Kula, right, dances with the Turam Turkish group
at the 2012 Holiday Folk Fair International.
Credit: Submitted photo
the time of World War II, the Holiday Folk Fair
International has ushered in the holiday season for any
number of residents of the region.
staged on the weekend before Thanksgiving, this year’s
74th annual Folk Fair runs Friday through Sunday at the
State Fair Park Exposition Center, 8200 W. Greenfield
Ave., West Allis.
its theme of “Celebrate the Culture of Welcome,” the
2017 festival will again feature ethnic dancers and
musicians, foods emblematic of more than a score of
cultures, demonstrations by professional chefs, a Coffee
House and an International Bazaar. Some 60 “ethnic
communities” will be represented at Folk Fair,
according to Al Durtka, president of the three-day
event’s sponsoring organization - the International
Institute of Wisconsin.
will be able to polka in the Tanzhaus area so as to work
up an appetite for Bavarian bratwurst, Greek lemon rice
soup, Chinese chicken on a stick, assorted Italian and
German cookies and delicacies from about 15 other
places, including France, Egypt and - new this year -
Nepal. Between 2 p.m. Friday and 7 p.m. Sunday, cultural
exhibits will co-exist with sale booths.
“very formal” and “very impressive ceremony,” in
Durtka’s words, will effectually kick off the 74th
edition. A naturalization ritual, during which a judge
will administer the oath of citizenship to a group that
could exceed 200 individuals, is slated for 2:30 p.m.
Friday. Folk Fair’s original purpose, still operative
after seven decades, has been helping immigrants become
part of the community “and exposing the rest of the
community to who they are (with regard to) their
cultural background, beliefs and values,” Durtka
question about that,” the IIW’s president for the
past 33 years said to the suggestion that the Folk Fair
seems to be a festival for all age groups. Fairgoers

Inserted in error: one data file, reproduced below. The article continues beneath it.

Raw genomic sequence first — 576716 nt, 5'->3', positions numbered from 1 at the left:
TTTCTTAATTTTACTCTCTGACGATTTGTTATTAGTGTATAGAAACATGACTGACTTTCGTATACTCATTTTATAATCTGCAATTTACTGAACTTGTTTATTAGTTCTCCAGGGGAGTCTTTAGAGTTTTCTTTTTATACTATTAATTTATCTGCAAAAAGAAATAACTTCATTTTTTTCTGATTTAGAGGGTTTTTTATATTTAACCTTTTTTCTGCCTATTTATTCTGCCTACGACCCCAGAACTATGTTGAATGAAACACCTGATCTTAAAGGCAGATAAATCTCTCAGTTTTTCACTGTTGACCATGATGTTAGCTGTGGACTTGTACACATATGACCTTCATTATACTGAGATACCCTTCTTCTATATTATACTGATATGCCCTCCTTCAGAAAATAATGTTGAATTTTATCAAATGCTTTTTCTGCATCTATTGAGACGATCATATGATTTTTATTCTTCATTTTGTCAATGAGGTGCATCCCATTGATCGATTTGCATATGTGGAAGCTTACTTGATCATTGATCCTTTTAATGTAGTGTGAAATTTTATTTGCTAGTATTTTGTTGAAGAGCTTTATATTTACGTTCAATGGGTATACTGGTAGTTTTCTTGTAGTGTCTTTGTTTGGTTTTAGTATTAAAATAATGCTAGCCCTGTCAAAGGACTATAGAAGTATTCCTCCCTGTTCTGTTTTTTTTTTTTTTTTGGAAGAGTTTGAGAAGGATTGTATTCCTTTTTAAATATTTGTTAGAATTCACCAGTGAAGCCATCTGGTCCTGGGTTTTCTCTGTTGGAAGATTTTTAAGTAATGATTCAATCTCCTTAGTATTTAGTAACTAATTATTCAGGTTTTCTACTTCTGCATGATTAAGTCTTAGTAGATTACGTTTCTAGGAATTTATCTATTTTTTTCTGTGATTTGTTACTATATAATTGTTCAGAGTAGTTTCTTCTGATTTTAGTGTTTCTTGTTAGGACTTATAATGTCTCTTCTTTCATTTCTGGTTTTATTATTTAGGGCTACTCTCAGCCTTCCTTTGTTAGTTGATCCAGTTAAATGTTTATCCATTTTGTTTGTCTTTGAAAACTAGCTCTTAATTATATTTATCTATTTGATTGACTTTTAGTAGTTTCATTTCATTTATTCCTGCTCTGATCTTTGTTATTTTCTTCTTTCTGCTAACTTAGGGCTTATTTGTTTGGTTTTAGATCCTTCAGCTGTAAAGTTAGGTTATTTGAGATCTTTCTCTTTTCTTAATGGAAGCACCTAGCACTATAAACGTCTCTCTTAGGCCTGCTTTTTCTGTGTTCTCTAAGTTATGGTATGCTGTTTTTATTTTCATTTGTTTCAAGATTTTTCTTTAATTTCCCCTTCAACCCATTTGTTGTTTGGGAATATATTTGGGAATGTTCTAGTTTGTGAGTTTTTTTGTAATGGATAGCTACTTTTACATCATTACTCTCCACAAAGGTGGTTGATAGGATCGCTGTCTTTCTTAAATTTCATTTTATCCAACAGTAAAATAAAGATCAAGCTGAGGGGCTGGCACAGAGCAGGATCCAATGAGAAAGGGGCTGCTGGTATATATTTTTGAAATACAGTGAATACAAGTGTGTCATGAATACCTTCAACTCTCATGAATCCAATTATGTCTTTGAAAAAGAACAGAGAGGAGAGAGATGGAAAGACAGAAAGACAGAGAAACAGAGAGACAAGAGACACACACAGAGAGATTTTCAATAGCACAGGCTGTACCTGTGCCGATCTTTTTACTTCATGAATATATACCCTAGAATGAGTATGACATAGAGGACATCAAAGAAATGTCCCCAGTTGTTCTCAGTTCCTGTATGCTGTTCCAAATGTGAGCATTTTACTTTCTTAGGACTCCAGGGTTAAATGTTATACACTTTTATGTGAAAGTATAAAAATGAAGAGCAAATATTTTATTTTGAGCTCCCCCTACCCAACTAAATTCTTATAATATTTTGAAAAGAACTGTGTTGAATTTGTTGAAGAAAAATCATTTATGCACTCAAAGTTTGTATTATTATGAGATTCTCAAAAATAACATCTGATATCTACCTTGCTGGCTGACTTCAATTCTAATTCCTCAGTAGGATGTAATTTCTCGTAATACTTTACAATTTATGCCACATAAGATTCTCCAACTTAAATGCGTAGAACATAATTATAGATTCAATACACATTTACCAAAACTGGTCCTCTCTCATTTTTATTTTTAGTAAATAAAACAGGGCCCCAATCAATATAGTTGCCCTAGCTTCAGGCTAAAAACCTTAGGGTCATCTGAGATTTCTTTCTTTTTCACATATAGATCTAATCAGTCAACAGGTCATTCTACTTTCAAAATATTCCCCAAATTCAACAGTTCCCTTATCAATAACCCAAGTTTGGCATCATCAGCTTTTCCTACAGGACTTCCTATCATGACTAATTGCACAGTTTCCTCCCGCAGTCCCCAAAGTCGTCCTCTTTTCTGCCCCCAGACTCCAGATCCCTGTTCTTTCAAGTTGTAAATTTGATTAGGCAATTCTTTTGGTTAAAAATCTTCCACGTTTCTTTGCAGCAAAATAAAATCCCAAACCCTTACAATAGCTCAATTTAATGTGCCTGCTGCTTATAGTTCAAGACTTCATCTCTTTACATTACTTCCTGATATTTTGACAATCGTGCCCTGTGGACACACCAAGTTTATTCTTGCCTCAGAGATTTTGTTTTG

will experience “some new food, entertainment and
products,” he said. Nearly 48,000 attended last
year’s Folk Fair, said Durtka, and a similar turnout
is anticipated in 2017.
roper Javier Escamilla shares the stage with his
dancer wife, Angelica. The Mexico natives’
Waukesha/Milwaukee Ballet Folklorico Nacional
group will perform at this weekend’s Holiday
Folk Fair International.
Credit: Submitted photo
Angelica Escamilla, a naturalized citizen and co-founder
with husband Javier of the Ballet Folklorico Nacional
Aztec and Mexican dance group for youngsters and adults,
spoke to the significance of Folk Fair in her life.
“An amazing vehicle to open more doors for us,”
mused the native of Mexico. “The festival is a great
opportunity for people of all ethnic groups to get
together and share aspects of their culture.”
added that the event “definitely” promotes the
welcoming, fostering-of-inclusiveness implied in this
year’s aforementioned slogan. “Folk Fair is a great
way to bring people of all backgrounds and cultures
under one roof,” she explained. “It gives kids a
chance to learn about the amazing melting pot of
cultures, not only in Wisconsin but around the world.
The kids in our group are just mesmerized by all of the
different (groups’) dances.”
added that dancers “of all ethnicities are welcome in
our group; we have African-Americans, Cubans, Puerto
Ricans, etc. If you want to dance, we can teach you.”
Gokhan Kula of Brookfield, “Folk Fair is a chance to
show my heritage, which I’m very proud of, to others.
I really enjoy dancing in the Turam Turkish group.”
naturalized citizen, Kula came from Turkey with his
wife, Ayse, a doctor, to the United States in 2000 and
to the Milwaukee area four years later. Residing in
Chicago in his early American years and trained as an
engineer, Kula recalled, “I had positive experiences
in the workplace (yet) a few negative experiences with
people in shopping malls, etc. But that could happen
anywhere. Overall, people in the Midwest are pretty
Turks are generally identified with the Muslim faith,
Kula “was raised in a very secular family ... . I only
attended a mosque several times (for funerals and such).
Personally, I haven’t experienced any
(religion-related) problems in the U.S., but of course I
couldn’t say the same for others who are Muslim.”
have the Kulas transitioned to American culture while
retaining the heritage of their homeland?
eat a lot of Turkish food,” the Brookfield man said.
“A typical American diet contains a lot of meat and we
are used to lots of vegetables. Fried zucchini chips,
vegetable salad with tomato paste and olive oil, lentil
soups, beans and different puddings are favorite Turkish
meal staples. They are quick and easy to make.”